The life of Isaiah the prophet traversed dark and difficult times. During his ministry Israel was beset on all sides by threats and violence. The present lacked all security; the future was shrouded in uncertainty.

In the midst of this confusion, Isaiah sought to bring words of encouragement. He aimed to stir hope and trust in peoples’ hearts. He encouraged them to look up from their difficulties and believe in God’s faithfulness.

What Isaiah did not do was offer any road map for reform. He did not lay out a program to fix the ills of society. He had no scheme to achieve military victory or establish international stability. He had few practical prescriptions for successfully maneuvering in the midst of the political turmoil and oppression that beset the nation of Israel.

Isaiah seems to have understood that it is not possible for any human program, no matter how sophisticated or sincere, to banish the darkness entirely.

What Isaiah did offer was a vision for how people might best live within the darkness. Isaiah pointed the way forward for Israel saying,

O house of Jacob,
come, let us walk
in the light of the Lord!
(Isaiah 2:5)

It sounds so simple, “walk in the light of the Lord.”

What might my life look like if, especially in the dark times, I was able to “walk in the light”?

Light makes visible that which I would rather not see. To “walk in the light” is to live truthfully.

When I “walk in the light” I come out of hiding; I stop pretending; I renounce all self-deception. To “walk in the light” is to live transparently, honestly and authentically.

The problem is that, when I find myself in dark times, I tend to fear the light. I do not want my darkness to be revealed. I prefer to hide my weaknesses to protect my vulnerabilities. I do not want to be seen. At times of uncertainty and confusion, I do not even want to see myself. I prefer the darkness.

I resist the prophet’s challenge to face the divisions in my life. I would rather not confront my own hypocrisy and dishonesty. I prefer to ponder my perception of the division in your life and to hold you up to judgment in a futile attempt to avoid facing the reality of my own vulnerability and pain. I worry that, if the light shines too brightly, you will see me as I see myself and turn away in horror. So I lurk in the shadows revealing only small bits of myself and sheltering all the vulnerabilities I feel compelled to protect.

The more I try to hide in the dark of night, the more I live in fear of the revealing light of day. The dark offers a strange illusion of security; it promises shelter from those parts of life I instinctively resist. But, when I settle down in the darkness, I am lost, cut off from my true nature, unable to find my way home. My heart grows dull; I lose touch with that voice of truth that seeks to help me find the light this season celebrates. So, Isaiah urges me to “walk” on, to put one foot in front of the other according to whatever little shards of light I am able to perceive. Then the light grows. I see more clearly. Uncertainty and doubt begin to ease, replaced by a settled inner knowing.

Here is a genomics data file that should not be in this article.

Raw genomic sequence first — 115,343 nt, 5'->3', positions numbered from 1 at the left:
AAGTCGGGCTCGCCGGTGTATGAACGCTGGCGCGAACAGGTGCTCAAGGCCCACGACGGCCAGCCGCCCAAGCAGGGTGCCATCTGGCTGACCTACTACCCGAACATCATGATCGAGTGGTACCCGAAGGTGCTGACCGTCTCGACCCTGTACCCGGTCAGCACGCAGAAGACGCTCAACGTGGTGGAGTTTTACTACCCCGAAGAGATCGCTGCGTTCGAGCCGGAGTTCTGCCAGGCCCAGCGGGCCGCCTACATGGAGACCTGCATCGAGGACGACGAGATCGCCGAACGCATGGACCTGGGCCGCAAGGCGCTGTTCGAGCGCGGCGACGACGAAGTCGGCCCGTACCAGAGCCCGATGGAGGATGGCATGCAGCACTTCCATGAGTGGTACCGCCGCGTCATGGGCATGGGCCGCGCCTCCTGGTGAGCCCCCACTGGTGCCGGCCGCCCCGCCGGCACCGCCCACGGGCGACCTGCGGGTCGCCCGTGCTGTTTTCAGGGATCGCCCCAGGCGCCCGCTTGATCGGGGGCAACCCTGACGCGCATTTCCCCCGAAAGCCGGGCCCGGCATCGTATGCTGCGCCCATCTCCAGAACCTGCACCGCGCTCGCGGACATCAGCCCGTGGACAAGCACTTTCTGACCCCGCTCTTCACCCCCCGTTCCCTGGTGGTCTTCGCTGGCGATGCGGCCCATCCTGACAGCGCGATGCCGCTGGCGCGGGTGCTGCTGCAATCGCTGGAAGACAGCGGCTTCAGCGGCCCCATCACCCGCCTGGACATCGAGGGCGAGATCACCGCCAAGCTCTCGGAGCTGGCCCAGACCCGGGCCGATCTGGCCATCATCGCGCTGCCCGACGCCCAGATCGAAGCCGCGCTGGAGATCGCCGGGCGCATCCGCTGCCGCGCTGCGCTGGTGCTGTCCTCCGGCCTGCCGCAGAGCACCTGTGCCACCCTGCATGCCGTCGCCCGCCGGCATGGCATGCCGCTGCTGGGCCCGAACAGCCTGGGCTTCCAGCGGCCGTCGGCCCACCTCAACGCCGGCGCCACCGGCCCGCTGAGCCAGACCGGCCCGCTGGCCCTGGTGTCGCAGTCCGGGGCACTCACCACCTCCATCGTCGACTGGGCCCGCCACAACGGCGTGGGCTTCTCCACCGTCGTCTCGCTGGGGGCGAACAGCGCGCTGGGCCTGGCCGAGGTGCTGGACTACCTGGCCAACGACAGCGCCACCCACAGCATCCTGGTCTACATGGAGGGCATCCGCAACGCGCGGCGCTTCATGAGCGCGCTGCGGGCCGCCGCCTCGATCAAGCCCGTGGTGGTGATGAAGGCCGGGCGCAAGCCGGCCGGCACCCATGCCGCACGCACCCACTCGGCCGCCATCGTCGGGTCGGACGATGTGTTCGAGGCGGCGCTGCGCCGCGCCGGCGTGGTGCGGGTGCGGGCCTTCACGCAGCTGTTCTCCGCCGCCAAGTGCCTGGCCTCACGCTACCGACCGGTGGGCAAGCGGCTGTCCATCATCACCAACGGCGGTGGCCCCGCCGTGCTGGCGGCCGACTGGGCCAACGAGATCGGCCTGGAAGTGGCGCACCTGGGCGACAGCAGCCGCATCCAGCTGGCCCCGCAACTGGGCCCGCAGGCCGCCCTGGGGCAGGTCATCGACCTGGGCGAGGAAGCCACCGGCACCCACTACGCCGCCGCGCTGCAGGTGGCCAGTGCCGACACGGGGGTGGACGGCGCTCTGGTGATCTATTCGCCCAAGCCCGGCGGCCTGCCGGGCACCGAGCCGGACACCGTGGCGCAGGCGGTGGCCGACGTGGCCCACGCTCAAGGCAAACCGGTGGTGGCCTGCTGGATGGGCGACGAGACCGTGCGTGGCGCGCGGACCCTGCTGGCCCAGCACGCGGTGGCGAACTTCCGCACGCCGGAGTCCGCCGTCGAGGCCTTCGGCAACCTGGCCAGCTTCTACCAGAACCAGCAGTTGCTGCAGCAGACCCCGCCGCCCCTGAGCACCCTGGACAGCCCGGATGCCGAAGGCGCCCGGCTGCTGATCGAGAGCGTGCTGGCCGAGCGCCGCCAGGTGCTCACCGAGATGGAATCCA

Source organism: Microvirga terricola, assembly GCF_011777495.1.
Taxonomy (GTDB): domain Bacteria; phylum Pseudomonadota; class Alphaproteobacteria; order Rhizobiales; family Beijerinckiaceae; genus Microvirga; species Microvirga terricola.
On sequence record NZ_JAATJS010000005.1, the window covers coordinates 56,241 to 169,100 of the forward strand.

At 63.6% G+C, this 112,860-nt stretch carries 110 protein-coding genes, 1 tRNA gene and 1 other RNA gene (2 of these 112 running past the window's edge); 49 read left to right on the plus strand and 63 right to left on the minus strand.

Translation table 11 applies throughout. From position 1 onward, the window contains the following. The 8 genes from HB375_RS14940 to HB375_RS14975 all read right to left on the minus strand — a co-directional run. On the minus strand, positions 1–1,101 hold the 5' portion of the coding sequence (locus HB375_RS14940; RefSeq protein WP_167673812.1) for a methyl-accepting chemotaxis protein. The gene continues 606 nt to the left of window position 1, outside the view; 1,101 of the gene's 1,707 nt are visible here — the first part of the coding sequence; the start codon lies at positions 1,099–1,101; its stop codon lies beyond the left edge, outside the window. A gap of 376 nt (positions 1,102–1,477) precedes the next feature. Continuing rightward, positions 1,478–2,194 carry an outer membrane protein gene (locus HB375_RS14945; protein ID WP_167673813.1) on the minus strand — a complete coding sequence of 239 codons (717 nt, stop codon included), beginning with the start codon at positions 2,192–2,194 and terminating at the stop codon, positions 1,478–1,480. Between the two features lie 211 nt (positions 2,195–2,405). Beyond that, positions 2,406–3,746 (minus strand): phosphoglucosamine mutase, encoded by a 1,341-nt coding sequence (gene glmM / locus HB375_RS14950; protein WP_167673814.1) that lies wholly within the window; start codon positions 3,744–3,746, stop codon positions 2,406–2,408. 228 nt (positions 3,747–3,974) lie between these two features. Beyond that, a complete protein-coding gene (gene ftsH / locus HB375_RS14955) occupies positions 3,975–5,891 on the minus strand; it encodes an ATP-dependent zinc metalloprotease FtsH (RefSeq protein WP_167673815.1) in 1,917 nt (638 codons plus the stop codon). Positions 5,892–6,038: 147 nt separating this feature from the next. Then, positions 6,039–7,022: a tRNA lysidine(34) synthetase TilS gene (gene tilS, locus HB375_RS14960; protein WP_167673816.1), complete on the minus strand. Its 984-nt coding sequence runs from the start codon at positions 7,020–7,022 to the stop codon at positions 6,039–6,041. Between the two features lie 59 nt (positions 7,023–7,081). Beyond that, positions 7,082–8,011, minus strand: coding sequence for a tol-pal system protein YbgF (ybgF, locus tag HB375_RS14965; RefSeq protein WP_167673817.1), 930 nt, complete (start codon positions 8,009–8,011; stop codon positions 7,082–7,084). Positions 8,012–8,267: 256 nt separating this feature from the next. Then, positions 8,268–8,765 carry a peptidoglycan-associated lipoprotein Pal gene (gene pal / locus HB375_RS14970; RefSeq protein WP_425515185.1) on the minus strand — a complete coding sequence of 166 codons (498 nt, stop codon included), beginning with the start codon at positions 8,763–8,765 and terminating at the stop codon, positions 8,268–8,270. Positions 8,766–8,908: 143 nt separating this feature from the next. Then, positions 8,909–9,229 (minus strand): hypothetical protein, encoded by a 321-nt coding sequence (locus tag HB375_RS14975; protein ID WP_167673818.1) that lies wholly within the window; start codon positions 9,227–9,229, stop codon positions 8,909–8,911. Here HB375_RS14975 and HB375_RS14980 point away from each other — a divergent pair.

Christmas summons me to acknowledge the reality of the darkness, to look with clear-eyed honesty at the brokenness of the human condition. The Christmas story is hedged around on every side by uncertainty, tragedy and pain. As much as I might want this season to be only a celebration of peace and goodwill, the spectre of suffering and injustice is never far beneath the surface.

But Christmas also invites me to affirm that the dark cannot defeat the light. In this season of beauty and mystery I am challenged to acknowledge that

(John 1:5)

This is the triumphant promise of the life Jesus lived, the death he died and the power he released into the cosmos. The darkness is never stronger. I do not need to retreat into self-deception and dishonesty. I do not need to be afraid. There is nothing that cannot be faced. The darkness does not define my life. My deepest identity resides with the light. “The darkness” cannot “overcome” the light that dwells within.

When I “walk in the light” I have nothing to protect. I live in the freedom of the faith that honesty and authenticity are the only path to that security for which my heart longs. The more fully I “walk in the light”, the more light there is even in the midst of darkness.

The people who walked in darkness
have seen a great light;
those who lived in a land of deep darkness—
on them light has shined.
(Isaiah 9:2)

Yes the dark is real. It is painful, confusing and at times feels overwhelming. But the light is never extinguished. As I grow in sensitivity and awareness, I see the light everywhere, no matter how dense the dark may, at times, seem to be.